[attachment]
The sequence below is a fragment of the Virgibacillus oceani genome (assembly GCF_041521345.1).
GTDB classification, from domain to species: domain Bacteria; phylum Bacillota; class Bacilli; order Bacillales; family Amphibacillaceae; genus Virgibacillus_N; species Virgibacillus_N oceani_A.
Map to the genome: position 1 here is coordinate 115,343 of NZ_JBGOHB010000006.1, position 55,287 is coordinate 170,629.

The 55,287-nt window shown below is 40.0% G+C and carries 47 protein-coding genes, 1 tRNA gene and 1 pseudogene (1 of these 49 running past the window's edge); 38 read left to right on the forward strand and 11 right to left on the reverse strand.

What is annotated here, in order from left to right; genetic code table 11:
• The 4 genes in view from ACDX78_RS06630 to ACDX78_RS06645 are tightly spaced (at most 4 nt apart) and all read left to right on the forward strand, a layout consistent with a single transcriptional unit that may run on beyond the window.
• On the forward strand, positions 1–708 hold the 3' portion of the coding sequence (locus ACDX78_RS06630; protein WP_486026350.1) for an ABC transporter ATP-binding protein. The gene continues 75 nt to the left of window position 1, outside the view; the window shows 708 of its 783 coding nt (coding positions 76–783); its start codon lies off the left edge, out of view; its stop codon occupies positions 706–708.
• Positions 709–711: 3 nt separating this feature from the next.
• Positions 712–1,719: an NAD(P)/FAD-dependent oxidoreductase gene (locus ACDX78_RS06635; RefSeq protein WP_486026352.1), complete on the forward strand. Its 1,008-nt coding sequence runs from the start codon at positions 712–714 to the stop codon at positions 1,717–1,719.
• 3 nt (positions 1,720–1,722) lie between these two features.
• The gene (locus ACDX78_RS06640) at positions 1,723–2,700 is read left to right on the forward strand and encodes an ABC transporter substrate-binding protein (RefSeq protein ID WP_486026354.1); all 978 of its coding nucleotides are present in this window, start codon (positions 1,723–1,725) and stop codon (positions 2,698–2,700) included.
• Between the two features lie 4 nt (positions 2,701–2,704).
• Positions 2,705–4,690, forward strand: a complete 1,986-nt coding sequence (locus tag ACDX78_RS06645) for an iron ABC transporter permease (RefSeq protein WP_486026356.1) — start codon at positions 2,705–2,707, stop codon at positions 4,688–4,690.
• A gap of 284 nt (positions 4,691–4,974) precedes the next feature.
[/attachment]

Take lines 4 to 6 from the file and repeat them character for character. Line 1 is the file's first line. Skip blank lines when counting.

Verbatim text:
The 55,287-nt window shown below is 40.0% G+C and carries 47 protein-coding genes, 1 tRNA gene and 1 pseudogene (1 of these 49 running past the window's edge); 38 read left to right on the forward strand and 11 right to left on the reverse strand.

What is annotated here, in order from left to right; genetic code table 11:
• The 4 genes in view from ACDX78_RS06630 to ACDX78_RS06645 are tightly spaced (at most 4 nt apart) and all read left to right on the forward strand, a layout consistent with a single transcriptional unit that may run on beyond the window.